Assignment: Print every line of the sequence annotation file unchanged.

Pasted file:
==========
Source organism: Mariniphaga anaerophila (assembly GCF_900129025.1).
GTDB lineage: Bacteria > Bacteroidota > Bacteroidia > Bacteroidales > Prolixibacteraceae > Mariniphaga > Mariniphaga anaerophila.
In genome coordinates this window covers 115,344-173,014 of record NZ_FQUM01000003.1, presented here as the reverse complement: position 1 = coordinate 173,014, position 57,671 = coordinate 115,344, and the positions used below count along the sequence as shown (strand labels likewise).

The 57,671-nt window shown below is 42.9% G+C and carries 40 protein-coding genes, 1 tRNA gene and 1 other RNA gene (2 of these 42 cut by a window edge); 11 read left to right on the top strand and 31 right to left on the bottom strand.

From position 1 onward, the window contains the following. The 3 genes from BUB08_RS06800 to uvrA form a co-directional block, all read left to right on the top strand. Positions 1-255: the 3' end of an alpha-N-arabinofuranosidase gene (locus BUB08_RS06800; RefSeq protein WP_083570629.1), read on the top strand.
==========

Source organism: Mariniphaga anaerophila (assembly GCF_900129025.1).
GTDB lineage: Bacteria > Bacteroidota > Bacteroidia > Bacteroidales > Prolixibacteraceae > Mariniphaga > Mariniphaga anaerophila.
In genome coordinates this window covers 115,344-173,014 of record NZ_FQUM01000003.1, presented here as the reverse complement: position 1 = coordinate 173,014, position 57,671 = coordinate 115,344, and the positions used below count along the sequence as shown (strand labels likewise).

The 57,671-nt window shown below is 42.9% G+C and carries 40 protein-coding genes, 1 tRNA gene and 1 other RNA gene (2 of these 42 cut by a window edge); 11 read left to right on the top strand and 31 right to left on the bottom strand.

From position 1 onward, the window contains the following. The 3 genes from BUB08_RS06800 to uvrA form a co-directional block, all read left to right on the top strand. Positions 1-255: the 3' end of an alpha-N-arabinofuranosidase gene (locus BUB08_RS06800; RefSeq protein WP_083570629.1), read on the top strand.